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Help Your ADHD Child: 5 Steps to Teach Healthy Management

Thanks to all who joined me in the Understood Webinar on Four Ways to Unlock the Strengths of Your Child with ADHD.  If you missed it, click here.

I’d like to share more information on helping your ADHD Child by using these 5 Steps to Teach Healthy Management.

How easily the gifts of ADHD are lost on a child amid negative comments from doctors, teachers, and even loving but frustrated parents. I believe that ADHD is too often misunderstood and mistreated because it is mislabeled as only a “disability.” In truth, practical strength-based techniques can put the talents, charms, and positive essence of children with ADHD ahead of any presumed shortcomings.

My best advice for parents is to take action now. Don’t fight it. Persist in finding new and different ways to support your child. If you address the following topics, and get the guidance you need, you’ll teach your children to manage their ADHD effectively by making plans that include healthy decisions.

1. Design a Comprehensive Treatment Plan.

Parents need to look at treatment as the unwrapping of gifts, not as the rectification of a disorder or the filling in of a deficit. Every treatment plan should include:

· Diagnosis (including identification of Strengths)
· Education
· Changes in lifestyle
· Structure
· Counseling and/or coaching of some kind
· Brain health
· A consideration of various other therapies

2. Promote the positives.

If your child feels optimistic about who s/he is and about what life has to offer, s/he will do far better than if s/he does not. I see the condition of ADHD not so much as a disorder, but as a trait. ADHD is as much a marker of talent as it is a potential problem. The problems can be taken care of. Personally, I am thrilled that my kids can think outside the box, are intuitive, persistent, and creative. They have huge hearts and a desire to march to the beat of their own drums.  Once they get a handle on what’s going on, people with ADHD tend to contribute to the world in a very positive way. Having ADHD is like having a race car engine for a brain with weak brakes. Once you strengthen your brakes, you’re ready to win races!

3. Pay Attention to the Family Dynamic.

This is a crucial issue. Often, families get into what I call “the big struggle.” Every morning and every evening, every weekend and every vacation, devolves quickly into conflict, bickering, blaming, and yelling, with doors slamming and, sometimes, physical violence. Obviously, this is not good. I strongly urge families to work with a family therapist to help break the struggle. You need a referee to make sure every voice gets heard and no one dominates.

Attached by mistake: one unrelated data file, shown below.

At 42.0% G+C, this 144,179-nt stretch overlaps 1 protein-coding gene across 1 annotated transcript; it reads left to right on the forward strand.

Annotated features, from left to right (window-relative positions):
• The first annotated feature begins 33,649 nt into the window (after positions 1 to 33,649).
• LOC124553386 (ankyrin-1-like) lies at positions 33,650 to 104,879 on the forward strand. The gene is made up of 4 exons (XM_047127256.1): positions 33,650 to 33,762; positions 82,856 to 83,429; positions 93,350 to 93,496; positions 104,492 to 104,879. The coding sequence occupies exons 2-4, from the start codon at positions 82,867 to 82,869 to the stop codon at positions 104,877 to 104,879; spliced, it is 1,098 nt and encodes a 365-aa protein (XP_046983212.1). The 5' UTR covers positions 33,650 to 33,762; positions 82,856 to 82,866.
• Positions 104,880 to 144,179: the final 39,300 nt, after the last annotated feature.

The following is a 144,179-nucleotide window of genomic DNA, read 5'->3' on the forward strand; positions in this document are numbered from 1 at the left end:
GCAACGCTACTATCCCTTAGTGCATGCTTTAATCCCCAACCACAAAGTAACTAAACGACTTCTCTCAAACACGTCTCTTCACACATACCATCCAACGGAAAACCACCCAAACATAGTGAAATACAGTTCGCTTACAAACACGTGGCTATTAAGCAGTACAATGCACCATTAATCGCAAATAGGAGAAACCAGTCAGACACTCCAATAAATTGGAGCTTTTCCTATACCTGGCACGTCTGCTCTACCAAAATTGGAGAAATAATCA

Once you break the initial cycle, you can work with a therapist or a coach to set up structure, routines, contingency plans, and safeguards to prevent the big struggle from re-emerging.

4. Make Healthy Lifestyle Choices.

This is basic, but it warrants saying clearly: healthy lifestyle choices, while good for everyone, are especially helpful for managing ADHD most effectively. Get more physical exercise, especially outdoors. Limit time on electronics. Eat family dinner together. Get enough sleep. Pray or meditate (yes, kids can do both!). Eat a diet that includes whole foods, excludes much sugar or additives, and includes lots of veggies.

5. Finally, my most important single rule for parents is this: Enjoy your children. Planning special time together greatly reduces the stress and anxiety that leads to many “bad” behaviors. Try to avoid using it for discipline, correction, advising and picking up messes. Have fun! If you are doing that, you are doing it right, almost for sure.

Conclusion:

As a parent, it’s up to you to teach your child how to accept and manage life with ADHD. Don’t give up. Your success in addressing these 5 areas will lead to your child’s success, and a lot more joy for the entire family.

Adapted from Superparenting for ADD: An Innovative Approach to Raising Your Distracted Child, Edward M. Hallowell, M.D. and Peter S. Jensen, M.D., Ballantine, 2008.

The Hallowell Centers in Boston MetroWest, New York City, San Francisco and Seattle offer comprehensive mental health diagnostic and treatment services to our patients and their families.

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